New Year – New Will?
It’s a New Year. The Christmas decorations are down, the gym memberships have been purchased, the diets have started and resolutions for a ‘new you’…
Expert lawyers from our Private Client team explain why making or reviewing your Will should be at the top of your New Year’s resolutions…
It’s a New Year. The Christmas decorations are down, the gym memberships have been purchased, the diets have started and resolutions for a ‘new you’ have been made. But when you were considering the 12 months ahead, is getting your personal affairs in order on your list of priorities?
Many of us don’t like to confront the discomfort of planning for our own death. Research has revealed that over half of the UK’s adult population has not got a valid Will. This means thatwhen they die, they will die intestate.
The rules of intestacy are fixed. Cohabiting couples are at the greatest risk if they haven’t made a Will because the rules of intestacy do not recognise cohabiting couples. Therefore the surviving partner may not receive anything at all, and need to make a court application to benefit from the deceased’s estate, which can be both costly and time-consuming, and ultimately there is no guarantee of success.
With modern family structures including unmarried couples, second families, step-children and half-siblings, it is more important than ever to legally set out who should administer your estate after your death and who should inherit your assets.
1. Certainty and peace of mind as to who will benefit from your assets when you die. You can specify who will benefit and how much they will receive.
2. You can choose who you want to administrate your estate when you die (these people are called ‘executors’).
3. If you have received or expect to receive an inheritance, and you are unsure how to manage that for your own estate and tax planning, you may benefit from advice on Deeds of Variation. A Deed of Variation can redirect your inheritance to other individuals such as your children or even to a trust so you can retain control over the funds but the money is not in your estate for your use or inheritance tax purposes.
4. With some forward planning, it is possible to mitigate inheritance tax or even negate it altogether. Inheritance tax is charged at 40% on an individual’s assets valued over £325,000. With the value of property having risen, the taxable amount on some estates could be substantial, so it is worth considering this and drafting an appropriate Will.
5. You can appoint guardians in your Will to look after any children who are under the age of 18 at the date of your death.
6. If you own a business, a Will can contain provisions specifically for this. For instance, will the business continue without you? Who would you want to run it? Should it be sold and the assets distributed to your loved ones?
In 2016 there were 525,048 deaths registered in England and Wales and the number of deaths tends to peak in the early months of a New Year. Whilst the Christmas period is a time for relaxation and celebrations, it is also a period when mortality rates are surprisingly high.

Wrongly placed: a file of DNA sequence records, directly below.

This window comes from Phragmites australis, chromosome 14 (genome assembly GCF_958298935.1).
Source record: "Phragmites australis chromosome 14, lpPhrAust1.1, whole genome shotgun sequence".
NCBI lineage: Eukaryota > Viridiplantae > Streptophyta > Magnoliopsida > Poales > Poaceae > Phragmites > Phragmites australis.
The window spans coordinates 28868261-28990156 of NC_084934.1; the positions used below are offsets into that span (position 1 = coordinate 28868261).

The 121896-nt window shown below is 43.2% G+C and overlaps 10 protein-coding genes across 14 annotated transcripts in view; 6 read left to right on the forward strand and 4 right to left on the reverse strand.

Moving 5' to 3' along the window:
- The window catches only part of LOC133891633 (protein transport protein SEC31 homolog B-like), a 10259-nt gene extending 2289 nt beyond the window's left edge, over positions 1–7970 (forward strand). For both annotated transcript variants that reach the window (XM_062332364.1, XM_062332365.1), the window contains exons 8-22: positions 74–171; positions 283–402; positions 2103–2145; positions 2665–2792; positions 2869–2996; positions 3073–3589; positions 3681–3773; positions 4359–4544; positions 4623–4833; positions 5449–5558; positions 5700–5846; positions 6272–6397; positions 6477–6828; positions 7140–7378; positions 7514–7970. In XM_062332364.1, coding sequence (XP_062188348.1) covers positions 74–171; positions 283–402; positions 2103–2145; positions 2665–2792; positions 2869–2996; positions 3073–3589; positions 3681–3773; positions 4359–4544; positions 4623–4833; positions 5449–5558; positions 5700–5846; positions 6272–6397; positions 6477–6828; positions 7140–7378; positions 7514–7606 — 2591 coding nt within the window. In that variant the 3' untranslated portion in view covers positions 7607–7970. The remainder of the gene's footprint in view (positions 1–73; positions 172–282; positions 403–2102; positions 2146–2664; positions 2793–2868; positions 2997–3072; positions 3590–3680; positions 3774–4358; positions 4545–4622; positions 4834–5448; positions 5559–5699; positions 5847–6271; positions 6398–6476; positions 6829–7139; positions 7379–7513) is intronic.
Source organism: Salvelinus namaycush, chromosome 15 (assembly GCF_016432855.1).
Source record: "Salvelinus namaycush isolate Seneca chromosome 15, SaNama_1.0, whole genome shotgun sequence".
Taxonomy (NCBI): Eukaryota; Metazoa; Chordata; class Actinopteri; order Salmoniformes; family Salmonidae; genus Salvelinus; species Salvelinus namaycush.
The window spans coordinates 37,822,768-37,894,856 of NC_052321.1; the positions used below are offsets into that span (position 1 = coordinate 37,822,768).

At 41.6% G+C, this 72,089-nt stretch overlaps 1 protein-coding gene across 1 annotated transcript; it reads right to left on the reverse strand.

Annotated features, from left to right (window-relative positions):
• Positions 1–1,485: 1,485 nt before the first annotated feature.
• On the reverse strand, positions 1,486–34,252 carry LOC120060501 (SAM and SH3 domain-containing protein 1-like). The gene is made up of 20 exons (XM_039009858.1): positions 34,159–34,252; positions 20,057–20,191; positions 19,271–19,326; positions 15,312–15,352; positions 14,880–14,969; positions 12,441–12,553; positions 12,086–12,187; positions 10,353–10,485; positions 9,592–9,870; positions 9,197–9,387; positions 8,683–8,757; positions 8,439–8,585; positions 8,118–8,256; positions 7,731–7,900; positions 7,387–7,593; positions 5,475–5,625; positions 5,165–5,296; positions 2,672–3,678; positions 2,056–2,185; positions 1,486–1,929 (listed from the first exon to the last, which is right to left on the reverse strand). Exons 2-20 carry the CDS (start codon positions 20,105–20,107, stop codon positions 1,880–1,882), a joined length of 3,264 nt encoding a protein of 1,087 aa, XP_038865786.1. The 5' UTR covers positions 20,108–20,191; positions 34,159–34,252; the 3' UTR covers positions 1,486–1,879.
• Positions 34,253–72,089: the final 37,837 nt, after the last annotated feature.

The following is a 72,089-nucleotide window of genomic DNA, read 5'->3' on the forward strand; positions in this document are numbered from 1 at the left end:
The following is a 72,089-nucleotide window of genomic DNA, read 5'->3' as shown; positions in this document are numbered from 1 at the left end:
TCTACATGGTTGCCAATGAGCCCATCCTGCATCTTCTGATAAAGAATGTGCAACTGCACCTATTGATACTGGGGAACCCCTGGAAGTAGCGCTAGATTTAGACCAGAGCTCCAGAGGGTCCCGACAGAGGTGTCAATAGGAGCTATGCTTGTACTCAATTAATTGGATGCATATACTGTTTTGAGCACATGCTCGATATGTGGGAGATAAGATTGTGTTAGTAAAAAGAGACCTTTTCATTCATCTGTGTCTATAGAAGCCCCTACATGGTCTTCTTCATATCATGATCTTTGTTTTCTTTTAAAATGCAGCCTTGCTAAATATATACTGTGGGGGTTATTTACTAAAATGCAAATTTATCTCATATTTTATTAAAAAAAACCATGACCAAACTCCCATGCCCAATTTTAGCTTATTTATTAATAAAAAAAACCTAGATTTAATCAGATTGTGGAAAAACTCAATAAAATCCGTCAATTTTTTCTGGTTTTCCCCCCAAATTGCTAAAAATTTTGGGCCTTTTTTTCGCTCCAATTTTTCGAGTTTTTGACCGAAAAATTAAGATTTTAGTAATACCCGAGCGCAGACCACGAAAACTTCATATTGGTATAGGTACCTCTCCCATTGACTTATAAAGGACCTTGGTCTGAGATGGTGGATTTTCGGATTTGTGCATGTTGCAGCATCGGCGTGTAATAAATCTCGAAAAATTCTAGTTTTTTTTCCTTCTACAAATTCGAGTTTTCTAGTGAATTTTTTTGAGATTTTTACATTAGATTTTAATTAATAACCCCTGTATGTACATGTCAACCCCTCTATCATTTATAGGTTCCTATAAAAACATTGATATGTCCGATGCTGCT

Putting aside the somewhat depressing seasonal statistics for a moment, the seriousness of the message remains; there are particular times throughout the year which should trigger a review of your Will:
• Exciting events such as the birth of a child or a marriage
• Tumultuous circumstances, such as during a separation, a divorce or even after family fallings out
• Buying a property
• Receiving an inheritance from a deceased loved one
• Taking advice on any changes in the tax rules
Your Will can be a very useful tool to “control and protect” your assets, even after your death, for the long term benefit of your chosen beneficiaries, often through simple and flexible trust structures.
Lasting Powers of Attorney
Whilst considering what will happen to your estate on death is a vital exercise, it is just as important to think about what would happen if you became physically or mentally incapable of dealing with your financial affairs in later life.
Putting in place a lasting power of attorney whilst you still have mental capacity to do so can save time, money and distress to your loved ones in the long term. If you were to lose your mental capacity and had not put in place a power of attorney, your accounts might not be able to be managed without a court order, which can be a long and complex process, and someone who you may not necessarily have chosen to manage your affairs may end up doing so. It is also possible to make a lasting power of attorney in relation to your health and welfare, so that your chosen attorney can stipulate what care you should receive, give instructions as to your medical treatment and have a say in where you should live, in the event that you were not mentally capable of making these decisions for yourself.
These matters need careful consideration and any of our specialist solicitors from the Wills, Tax, Trust & Probate department would be happy to discuss your circumstances and requirements, and help you put in place the necessary documentation. We prepare Wills and Lasting Powers of Attorney on a fixed fee basis, advising you at our initial appointment what the cost will be to give you added peace of mind.
So why not make one more resolution for 2018, and ensure your affairs are in order?
Whether making your first Will or reviewing what you already have in place, it is recommended that you always seek specialist legal advice.
James Clarkson and Hollie Marcham are both solicitors in the Wills, Tax, Trust & Probate team at Weightmans LLP.